Five big questions facing Michigan basketball in 2016-17

Dylan Burkhardt

Michigan will play its first public exhibition on Friday evening and the regular season is around the corner. Here’s a look at some of the biggest questions that could have significant impact on the 2016-17 season.

How well does Zak Irvin shoot from long distance?

Two of our favorite college hoops writers, Luke Winn and Dan Hanner, published a Big Ten preview with Michigan finishing fourth in the league. The crux of their argument?

Our projections expect Zak Irvin to positively regress to the mean; he was sidelined for multiple months with a back injury in the summer and fall of 2015, and it dragged down his junior-year efficiency.

Irvin is a career 35.5% three-point shooter, but it has always felt like he’s far worse or far better than that number. As a freshman, he made 42.5% of his threes off the bench, then saw those numbers creep down as a sophomore on an injury-ridden roster. For every 3-of-7 or 4-of-6, it seemed like there was a 1-of-6 or 2-of-9 performance waiting in the wings.

As a junior, he entered the season hurt and struggled out of the gate. Irvin made just 16-of-76 threes in non-conference play, but did hit 37.6% of his triples in Big Ten games. He checked in at just 30% for the season, but it seems reasonable that he could hit 37, 38 percent in his senior year.

If he can do that, Michigan’s offense will be in a great spot in 2016-17 and the proof is in the pudding. When Irvin plays well, Michigan usually wins. When he struggles, the Wolverines lose.

Can Michigan get quality wing minutes off the bench?

Most are confident that Xavier Simpson should provide an immediate upgrade of quality depth for Michigan at the one and two positions, but the three and four aren’t so certain.

Zak Irvin is a known commodity, although he probably has the ability to slide to the two, as is Duncan Robinson. What Michigan is going to get out of DJ Wilson and Ibi Watson is anyone’s guess.

It’s as easy to list the reasons why Wilson should be able to help this Michigan team at the four — length, athleticism, a seemingly capable jump shot — as it is to point out just how little he’s contributed since he arrived in Ann Arbor. He’s drawn positive offseason reviews from John Beilein once again this fall, but we heard similar things last year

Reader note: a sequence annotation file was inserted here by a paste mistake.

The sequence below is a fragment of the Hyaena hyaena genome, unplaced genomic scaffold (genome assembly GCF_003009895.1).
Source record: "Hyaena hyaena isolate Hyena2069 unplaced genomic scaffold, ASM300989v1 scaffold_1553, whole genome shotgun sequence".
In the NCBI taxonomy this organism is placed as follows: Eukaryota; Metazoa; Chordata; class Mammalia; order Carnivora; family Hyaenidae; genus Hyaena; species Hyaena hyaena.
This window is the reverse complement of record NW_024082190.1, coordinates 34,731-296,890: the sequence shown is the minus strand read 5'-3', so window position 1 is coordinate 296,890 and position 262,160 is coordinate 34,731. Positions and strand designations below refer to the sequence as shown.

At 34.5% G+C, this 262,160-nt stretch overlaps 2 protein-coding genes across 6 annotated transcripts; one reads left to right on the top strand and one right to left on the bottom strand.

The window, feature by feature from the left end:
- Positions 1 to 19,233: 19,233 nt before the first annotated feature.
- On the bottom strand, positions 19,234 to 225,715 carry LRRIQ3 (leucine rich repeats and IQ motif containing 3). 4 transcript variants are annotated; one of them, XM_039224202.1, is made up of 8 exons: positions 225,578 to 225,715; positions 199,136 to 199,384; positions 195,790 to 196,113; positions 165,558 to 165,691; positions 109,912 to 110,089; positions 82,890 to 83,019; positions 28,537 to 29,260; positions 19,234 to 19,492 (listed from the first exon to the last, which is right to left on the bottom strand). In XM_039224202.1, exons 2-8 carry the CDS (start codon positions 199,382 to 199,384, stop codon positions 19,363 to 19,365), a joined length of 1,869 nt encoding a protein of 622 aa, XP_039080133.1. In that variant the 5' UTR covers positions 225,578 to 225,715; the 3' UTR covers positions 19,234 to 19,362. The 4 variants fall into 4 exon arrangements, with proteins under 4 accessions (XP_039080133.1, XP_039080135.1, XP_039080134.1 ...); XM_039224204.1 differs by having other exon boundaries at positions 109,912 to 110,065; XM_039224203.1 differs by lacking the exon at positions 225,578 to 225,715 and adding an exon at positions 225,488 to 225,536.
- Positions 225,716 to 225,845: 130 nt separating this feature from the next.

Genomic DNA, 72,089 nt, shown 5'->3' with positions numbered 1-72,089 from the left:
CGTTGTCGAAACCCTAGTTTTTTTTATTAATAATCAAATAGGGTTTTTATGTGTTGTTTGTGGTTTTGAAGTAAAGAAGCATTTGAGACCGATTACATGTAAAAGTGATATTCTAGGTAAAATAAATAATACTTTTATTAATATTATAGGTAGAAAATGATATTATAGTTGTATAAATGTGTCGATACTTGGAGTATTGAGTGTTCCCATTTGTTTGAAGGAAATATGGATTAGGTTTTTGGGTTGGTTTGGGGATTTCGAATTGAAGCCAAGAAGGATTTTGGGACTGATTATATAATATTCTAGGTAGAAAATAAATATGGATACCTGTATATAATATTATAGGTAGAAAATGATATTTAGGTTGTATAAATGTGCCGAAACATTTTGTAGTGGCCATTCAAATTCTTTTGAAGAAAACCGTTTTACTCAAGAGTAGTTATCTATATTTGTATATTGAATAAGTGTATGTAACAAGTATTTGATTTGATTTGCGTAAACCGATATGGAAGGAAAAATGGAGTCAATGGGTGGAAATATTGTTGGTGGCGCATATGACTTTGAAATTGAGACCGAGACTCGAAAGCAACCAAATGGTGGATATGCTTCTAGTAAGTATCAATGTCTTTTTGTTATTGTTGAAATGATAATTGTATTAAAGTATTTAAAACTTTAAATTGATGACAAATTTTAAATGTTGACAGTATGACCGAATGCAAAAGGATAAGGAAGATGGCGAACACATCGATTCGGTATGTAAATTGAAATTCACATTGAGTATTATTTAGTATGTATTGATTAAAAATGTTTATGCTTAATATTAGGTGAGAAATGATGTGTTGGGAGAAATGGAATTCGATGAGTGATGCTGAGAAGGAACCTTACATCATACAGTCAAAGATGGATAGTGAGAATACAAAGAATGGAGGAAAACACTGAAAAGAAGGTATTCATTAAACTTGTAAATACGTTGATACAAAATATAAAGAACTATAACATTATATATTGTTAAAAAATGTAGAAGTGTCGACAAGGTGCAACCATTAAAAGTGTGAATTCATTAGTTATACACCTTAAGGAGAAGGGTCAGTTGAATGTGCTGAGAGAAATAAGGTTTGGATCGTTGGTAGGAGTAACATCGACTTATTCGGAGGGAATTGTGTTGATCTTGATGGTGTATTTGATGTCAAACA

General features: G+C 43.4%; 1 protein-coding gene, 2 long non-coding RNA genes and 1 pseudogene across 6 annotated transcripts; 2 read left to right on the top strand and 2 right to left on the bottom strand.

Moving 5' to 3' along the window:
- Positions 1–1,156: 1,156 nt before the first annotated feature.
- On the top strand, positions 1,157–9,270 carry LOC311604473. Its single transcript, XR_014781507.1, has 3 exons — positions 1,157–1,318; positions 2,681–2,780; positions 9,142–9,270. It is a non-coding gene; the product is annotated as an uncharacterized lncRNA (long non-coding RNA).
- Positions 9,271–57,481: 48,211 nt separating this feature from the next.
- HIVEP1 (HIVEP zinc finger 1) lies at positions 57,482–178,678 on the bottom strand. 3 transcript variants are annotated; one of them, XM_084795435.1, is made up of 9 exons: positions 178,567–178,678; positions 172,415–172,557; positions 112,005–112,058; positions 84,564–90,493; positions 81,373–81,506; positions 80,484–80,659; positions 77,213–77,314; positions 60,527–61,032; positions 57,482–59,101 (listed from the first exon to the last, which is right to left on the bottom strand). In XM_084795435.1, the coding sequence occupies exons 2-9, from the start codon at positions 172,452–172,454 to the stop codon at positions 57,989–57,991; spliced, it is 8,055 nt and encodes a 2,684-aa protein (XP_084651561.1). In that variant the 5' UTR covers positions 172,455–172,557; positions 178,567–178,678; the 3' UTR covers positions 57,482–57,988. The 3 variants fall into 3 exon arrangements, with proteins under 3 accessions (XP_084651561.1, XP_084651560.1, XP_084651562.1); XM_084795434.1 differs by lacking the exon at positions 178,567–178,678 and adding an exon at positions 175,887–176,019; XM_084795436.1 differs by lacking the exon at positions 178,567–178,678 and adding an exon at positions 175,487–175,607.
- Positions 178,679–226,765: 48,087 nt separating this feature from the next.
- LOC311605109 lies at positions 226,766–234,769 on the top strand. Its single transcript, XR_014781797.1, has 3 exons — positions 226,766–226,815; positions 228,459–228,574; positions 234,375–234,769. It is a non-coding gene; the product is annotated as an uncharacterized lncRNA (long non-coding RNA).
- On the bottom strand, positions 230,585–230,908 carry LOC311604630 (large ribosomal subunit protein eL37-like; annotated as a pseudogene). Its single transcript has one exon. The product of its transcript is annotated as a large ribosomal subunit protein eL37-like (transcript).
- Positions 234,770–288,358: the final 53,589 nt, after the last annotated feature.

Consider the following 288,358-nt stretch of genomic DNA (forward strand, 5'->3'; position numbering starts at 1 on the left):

Watson showed a bit of what fans can expect from him in Michigan’s open practice last week. He’s a shooter first and foremost, but should have the athleticism to compete on both ends. There’s always a role for a shooter off the bench in John Beilein’s offense, so I’d expect Watson to get a chance.

But at the end of the day, can either of them give Michigan quality minutes? The baseline is replacing Aubrey Dawkins and Kam Chatman, but that’s a fairly low standard. Both players had their moments, and Dawkins was an elite shooter to his credit, but neither was a complete player that Michigan could count on.

How much will Michigan’s defense improve under Billy Donlon?

Michigan’s defense checked in at 95th nationally last season per KenPom, and surrendered 1.08 points per possession in Big Ten play. The 99.4 (schedule adjusted) points that Michigan allowed per 100 possessions were the worst of the Beilein era.

You can’t win many more games than Michigan did last year playing that sort of defense. Enter: Billy Donlon.

There’s no sugarcoating why John Beilein hired a Donlon fresh off of a six-year stint as head coach at Wright State. He was serious about improving the defense and knew that he had to do something. Since the preseason started we’ve heard terms like ‘defensive coordinator’ and ‘500 percent more time on defense’ thrown around. We’ve heard that Beilein has let Donlon speak in practice more than any of his former assistants, even running a practice.

But now the question is what is all of the emphasis going to bring? Personnel wise, the Wolverines still don’t have a roster that has the makings of a shut down defense. There are defensive liabilities on the wings and in the interior, along with a few potential plus-defenders in the backcourt.

KenPom’s projections have Michigan’s defense making a leap to 51st nationally in adjusted defensive efficiency, a leap that would make this team one of the best defensive teams under Beilein. I don’t think that sort of leap is likely, but even modest improvement could help the 2016-17 Wolverines take a forward step.

Will Derrick Walton improve his finishing around the basket?

Walton’s inability to finish around the basket has been a common discussion point over the last two years. The 6-foot-1 senior shot 45% on twos as a freshman, 32% on twos as a sophomore and 36% on twos as a junior. He also saw his free throw rate (FTA/FGA) decrease from 45 to 36% last season.


It’s hard to define exactly why Walton struggles to score inside the arc. He’s a good jumpshooter from long distance, but struggles in the mid-rang. He’s a great athlete that can sky for rebounds, but can’t hit shots in the paint around the same big men that he can out rebound. Is it a mental issue or some remnant from Walton’s foot injuries?